(The Center Square) – Bill sponsors defended proposed changes to Ohio’s election laws that would reduce the number of early voting days and require two forms of identification in certain situations as Democrats begin a statewide listening tour Wednesday to take their concerns to the people.
Democrats open their Freedom to Vote Town Hall Tour at 6 p.m. Wednesday in Cincinnati. It continues with stops throughout the week in Columbus, Akron and Cleveland.
Reps. Sharon Ray, R-Wadsworth, and Bill Seitz, R-Cincinnati, went on the offensive with a noon news conference Wednesday. The two also sent a letter to the House Minority Caucus to dispel claims they say are false.
“Our charge as law and policymakers is to ensure a system that enables and protects one of our most cherished rights and responsibilities – the act of voting,” Ray wrote in the letter. “Carrying out this task calls for careful balance between removing unreasonable and unjust barriers to voting, and careful checks and balances to ensure that each citizen’s vote is secure, accurate and lawful.”
House Bill 294 also requires testing of voting machines before use in all elections and expands the definition of voter activity. It also only allows up to three ballot drop boxes to be placed only on boards of election property, no matter the population of a county.
While the bill eliminates early voting on the Monday before an election, it does call for those hours to be added to other days. The deadline to request an absentee ballot would be 10 days before an election, and it allows for automated voter registration, but not automatic registration.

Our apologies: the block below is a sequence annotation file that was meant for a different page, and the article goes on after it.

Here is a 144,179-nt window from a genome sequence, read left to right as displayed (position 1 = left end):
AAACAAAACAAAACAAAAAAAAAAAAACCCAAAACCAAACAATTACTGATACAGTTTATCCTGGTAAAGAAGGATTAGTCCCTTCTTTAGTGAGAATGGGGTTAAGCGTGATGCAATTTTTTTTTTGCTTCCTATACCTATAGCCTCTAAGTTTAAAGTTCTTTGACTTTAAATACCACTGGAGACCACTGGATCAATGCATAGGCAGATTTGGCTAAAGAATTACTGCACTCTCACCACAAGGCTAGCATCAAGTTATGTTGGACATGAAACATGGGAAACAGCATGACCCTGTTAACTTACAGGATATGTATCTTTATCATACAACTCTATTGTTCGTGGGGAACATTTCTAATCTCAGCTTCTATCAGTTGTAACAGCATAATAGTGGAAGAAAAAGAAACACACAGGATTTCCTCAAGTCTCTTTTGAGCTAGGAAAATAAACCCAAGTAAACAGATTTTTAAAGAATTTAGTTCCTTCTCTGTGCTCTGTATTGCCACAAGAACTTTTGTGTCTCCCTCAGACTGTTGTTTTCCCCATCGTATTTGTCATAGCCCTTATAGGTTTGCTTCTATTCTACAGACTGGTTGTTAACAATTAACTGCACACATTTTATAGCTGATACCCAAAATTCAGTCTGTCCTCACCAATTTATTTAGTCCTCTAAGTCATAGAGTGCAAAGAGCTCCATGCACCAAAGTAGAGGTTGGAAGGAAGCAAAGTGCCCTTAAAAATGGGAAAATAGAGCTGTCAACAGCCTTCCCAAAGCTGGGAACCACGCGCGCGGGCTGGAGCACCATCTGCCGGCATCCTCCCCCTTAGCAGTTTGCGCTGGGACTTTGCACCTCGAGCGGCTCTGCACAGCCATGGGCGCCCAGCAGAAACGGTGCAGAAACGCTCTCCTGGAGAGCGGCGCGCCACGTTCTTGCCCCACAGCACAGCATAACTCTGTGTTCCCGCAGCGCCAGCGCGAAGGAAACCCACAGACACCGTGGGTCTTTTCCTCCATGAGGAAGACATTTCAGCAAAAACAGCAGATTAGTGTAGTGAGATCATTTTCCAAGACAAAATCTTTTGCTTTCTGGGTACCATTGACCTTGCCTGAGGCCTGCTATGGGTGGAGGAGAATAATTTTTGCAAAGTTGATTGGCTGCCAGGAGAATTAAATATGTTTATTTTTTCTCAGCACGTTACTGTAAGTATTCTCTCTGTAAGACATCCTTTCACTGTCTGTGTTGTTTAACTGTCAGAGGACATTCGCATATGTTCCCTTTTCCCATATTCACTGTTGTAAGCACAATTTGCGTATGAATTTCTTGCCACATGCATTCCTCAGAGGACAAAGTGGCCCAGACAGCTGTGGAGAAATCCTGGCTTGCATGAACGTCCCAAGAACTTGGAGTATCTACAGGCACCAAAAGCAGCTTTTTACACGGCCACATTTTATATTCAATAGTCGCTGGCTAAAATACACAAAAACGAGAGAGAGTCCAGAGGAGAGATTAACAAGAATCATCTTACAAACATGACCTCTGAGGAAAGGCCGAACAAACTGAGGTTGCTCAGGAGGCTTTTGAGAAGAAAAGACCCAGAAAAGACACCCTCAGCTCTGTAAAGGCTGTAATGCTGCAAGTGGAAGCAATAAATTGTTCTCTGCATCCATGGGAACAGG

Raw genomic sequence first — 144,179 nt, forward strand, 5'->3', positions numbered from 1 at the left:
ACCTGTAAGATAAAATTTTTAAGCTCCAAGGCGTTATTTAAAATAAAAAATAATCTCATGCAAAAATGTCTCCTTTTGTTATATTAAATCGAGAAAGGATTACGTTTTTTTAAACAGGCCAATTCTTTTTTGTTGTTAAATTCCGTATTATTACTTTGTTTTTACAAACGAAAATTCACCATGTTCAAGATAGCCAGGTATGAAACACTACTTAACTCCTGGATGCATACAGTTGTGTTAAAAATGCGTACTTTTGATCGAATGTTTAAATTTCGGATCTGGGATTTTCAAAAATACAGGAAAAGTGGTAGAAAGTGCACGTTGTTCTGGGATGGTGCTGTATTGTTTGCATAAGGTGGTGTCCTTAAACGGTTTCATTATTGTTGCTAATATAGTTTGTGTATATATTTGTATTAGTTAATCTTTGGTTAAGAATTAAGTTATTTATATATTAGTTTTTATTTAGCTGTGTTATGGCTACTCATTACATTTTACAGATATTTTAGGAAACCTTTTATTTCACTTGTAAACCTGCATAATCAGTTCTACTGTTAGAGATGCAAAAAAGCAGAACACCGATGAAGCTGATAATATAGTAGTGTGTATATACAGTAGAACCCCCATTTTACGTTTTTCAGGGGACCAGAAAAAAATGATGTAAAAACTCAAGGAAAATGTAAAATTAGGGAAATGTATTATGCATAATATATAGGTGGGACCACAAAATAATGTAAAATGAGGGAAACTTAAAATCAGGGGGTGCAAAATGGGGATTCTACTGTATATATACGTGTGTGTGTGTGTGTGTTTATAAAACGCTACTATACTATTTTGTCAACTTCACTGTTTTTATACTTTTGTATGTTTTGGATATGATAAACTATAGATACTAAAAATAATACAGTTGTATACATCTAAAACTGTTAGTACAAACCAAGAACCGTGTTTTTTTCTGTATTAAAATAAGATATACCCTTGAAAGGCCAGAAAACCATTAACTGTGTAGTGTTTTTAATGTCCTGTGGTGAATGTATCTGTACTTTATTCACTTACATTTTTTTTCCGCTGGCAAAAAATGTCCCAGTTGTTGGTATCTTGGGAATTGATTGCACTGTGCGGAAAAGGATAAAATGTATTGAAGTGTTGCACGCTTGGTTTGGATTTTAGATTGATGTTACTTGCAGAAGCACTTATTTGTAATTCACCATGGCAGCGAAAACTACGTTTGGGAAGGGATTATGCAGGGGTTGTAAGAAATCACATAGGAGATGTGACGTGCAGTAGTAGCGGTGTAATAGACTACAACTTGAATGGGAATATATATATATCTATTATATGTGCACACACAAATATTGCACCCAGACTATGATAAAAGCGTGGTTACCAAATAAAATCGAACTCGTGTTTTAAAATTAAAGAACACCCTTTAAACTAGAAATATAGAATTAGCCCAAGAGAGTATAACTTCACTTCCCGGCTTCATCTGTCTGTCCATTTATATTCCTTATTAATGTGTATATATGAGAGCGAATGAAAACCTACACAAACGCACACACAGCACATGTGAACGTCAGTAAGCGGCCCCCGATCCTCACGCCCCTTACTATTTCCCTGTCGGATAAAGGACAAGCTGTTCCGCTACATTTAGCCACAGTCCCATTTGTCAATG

Democratic lawmakers walked out of the House Government Oversight Committee last month after they say committee Chair Rep. Shane Wilkin, R-Hillsboro, threatened to cut off debate.
“After lawmakers were denied the ability to thoroughly vet a 174-page bill with vast implications on our right to vote, it’s abundantly clear that the intent of House Bill 294 is not to improve voter access or work across the aisle to build a democracy that works for all of us,” said Rep. Bride Rose Sweeney, D-Cleveland. “If elected officials are not allowed to ask questions and make their voices heard, then why should we trust the GOP to let Ohioans make their voices heard at the ballot box?”
Seitz said election officials made significant input to the bill, and he believes it builds public confidence and higher security in state elections.
“These updates to the system are a result of input from elections officials and local boards of elections from across the state,” Seitz said. “This bill ensures that Ohio’s elections moving forward are high integrity, which should be a priority shared among all Ohio voters.”